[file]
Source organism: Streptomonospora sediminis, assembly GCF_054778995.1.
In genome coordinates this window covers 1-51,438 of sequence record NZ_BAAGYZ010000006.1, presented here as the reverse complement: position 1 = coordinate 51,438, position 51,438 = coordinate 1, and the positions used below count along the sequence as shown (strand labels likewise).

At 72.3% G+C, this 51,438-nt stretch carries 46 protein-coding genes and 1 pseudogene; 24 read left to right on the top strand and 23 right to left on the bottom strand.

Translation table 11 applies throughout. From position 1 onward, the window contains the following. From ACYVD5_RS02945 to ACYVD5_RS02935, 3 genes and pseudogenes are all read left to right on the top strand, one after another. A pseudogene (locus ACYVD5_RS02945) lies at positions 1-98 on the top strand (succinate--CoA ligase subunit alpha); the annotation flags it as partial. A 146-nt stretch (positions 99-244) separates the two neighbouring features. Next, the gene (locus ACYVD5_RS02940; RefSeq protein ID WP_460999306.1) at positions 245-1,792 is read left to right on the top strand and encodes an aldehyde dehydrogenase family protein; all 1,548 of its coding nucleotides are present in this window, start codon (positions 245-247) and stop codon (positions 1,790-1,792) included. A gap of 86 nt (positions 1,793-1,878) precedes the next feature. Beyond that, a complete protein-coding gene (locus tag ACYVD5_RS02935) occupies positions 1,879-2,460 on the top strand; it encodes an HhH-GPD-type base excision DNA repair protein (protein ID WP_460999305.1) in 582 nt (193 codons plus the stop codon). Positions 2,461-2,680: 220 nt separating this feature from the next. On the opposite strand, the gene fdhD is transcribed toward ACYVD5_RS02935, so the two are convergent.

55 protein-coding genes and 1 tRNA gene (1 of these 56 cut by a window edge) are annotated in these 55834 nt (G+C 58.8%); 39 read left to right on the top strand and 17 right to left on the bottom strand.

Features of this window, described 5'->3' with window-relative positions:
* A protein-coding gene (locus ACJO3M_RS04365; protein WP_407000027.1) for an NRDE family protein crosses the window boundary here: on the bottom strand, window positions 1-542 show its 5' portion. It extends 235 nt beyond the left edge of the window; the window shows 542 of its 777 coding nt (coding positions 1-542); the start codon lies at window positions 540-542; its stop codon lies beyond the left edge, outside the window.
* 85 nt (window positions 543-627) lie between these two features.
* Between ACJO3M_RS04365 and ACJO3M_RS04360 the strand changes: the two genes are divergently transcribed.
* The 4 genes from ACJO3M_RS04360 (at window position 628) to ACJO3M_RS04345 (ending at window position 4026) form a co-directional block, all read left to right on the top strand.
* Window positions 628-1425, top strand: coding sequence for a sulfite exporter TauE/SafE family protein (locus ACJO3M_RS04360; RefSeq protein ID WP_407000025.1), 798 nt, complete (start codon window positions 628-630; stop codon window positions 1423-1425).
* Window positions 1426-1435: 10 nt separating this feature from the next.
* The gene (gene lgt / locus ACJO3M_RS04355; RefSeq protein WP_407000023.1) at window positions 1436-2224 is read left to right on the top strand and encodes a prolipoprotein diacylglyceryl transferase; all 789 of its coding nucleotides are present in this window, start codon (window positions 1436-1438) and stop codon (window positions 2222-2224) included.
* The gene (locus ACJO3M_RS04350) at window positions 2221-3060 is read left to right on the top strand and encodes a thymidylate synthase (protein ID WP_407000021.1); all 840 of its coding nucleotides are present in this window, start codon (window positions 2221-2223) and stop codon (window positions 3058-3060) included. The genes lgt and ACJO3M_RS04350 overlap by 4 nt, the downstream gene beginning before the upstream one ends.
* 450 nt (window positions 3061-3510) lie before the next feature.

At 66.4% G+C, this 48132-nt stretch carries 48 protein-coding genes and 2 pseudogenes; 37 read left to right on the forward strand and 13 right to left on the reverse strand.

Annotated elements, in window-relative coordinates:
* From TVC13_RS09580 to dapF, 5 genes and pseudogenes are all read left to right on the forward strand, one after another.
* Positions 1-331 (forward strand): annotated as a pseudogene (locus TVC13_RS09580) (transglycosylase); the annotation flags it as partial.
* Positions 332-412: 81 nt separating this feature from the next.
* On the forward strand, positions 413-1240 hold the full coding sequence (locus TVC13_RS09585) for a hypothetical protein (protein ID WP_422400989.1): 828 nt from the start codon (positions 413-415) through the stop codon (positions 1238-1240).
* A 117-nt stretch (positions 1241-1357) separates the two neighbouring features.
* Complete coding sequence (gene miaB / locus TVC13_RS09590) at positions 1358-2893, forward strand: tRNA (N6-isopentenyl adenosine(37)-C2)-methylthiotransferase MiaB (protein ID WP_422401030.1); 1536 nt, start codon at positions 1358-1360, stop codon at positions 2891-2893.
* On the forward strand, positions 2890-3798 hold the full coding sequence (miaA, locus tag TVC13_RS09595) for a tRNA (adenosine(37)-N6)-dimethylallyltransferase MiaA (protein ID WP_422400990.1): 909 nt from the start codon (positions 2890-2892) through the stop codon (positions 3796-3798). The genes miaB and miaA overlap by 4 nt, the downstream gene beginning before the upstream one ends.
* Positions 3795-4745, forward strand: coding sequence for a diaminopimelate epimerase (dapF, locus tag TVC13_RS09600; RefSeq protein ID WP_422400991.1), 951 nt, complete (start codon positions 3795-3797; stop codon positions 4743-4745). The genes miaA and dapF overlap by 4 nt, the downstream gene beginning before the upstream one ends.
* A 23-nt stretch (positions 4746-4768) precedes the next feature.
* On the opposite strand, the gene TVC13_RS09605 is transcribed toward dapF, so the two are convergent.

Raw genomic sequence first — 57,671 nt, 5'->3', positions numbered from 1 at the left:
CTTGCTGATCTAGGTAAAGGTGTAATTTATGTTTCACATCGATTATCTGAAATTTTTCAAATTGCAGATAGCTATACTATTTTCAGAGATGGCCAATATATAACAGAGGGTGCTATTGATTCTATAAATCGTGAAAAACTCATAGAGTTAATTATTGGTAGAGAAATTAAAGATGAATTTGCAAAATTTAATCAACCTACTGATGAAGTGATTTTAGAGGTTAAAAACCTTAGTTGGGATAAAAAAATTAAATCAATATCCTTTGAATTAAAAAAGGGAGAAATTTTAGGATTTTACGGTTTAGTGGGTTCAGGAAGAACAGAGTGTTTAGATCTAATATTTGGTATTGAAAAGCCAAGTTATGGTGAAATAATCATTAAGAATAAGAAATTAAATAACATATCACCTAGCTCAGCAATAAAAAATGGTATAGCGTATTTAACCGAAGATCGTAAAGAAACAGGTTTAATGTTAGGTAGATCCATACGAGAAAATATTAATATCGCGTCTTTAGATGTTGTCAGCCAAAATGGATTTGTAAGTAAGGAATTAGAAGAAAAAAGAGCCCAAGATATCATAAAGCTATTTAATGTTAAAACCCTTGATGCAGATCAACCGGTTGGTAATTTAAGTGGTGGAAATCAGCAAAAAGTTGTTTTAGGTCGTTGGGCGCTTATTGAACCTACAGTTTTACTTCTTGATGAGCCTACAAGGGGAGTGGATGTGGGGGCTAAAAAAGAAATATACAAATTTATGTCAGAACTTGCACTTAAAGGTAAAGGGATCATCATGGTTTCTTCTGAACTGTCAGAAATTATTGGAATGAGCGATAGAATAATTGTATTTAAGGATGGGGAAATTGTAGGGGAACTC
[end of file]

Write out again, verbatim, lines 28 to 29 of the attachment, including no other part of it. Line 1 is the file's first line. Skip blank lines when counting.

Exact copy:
Raw genomic sequence first — 57,671 nt, 5'->3', positions numbered from 1 at the left:
CTTGCTGATCTAGGTAAAGGTGTAATTTATGTTTCACATCGATTATCTGAAATTTTTCAAATTGCAGATAGCTATACTATTTTCAGAGATGGCCAATATATAACAGAGGGTGCTATTGATTCTATAAATCGTGAAAAACTCATAGAGTTAATTATTGGTAGAGAAATTAAAGATGAATTTGCAAAATTTAATCAACCTACTGATGAAGTGATTTTAGAGGTTAAAAACCTTAGTTGGGATAAAAAAATTAAATCAATATCCTTTGAATTAAAAAAGGGAGAAATTTTAGGATTTTACGGTTTAGTGGGTTCAGGAAGAACAGAGTGTTTAGATCTAATATTTGGTATTGAAAAGCCAAGTTATGGTGAAATAATCATTAAGAATAAGAAATTAAATAACATATCACCTAGCTCAGCAATAAAAAATGGTATAGCGTATTTAACCGAAGATCGTAAAGAAACAGGTTTAATGTTAGGTAGATCCATACGAGAAAATATTAATATCGCGTCTTTAGATGTTGTCAGCCAAAATGGATTTGTAAGTAAGGAATTAGAAGAAAAAAGAGCCCAAGATATCATAAAGCTATTTAATGTTAAAACCCTTGATGCAGATCAACCGGTTGGTAATTTAAGTGGTGGAAATCAGCAAAAAGTTGTTTTAGGTCGTTGGGCGCTTATTGAACCTACAGTTTTACTTCTTGATGAGCCTACAAGGGGAGTGGATGTGGGGGCTAAAAAAGAAATATACAAATTTATGTCAGAACTTGCACTTAAAGGTAAAGGGATCATCATGGTTTCTTCTGAACTGTCAGAAATTATTGGAATGAGCGATAGAATAATTGTATTTAAGGATGGGGAAATTGTAGGGGAACTC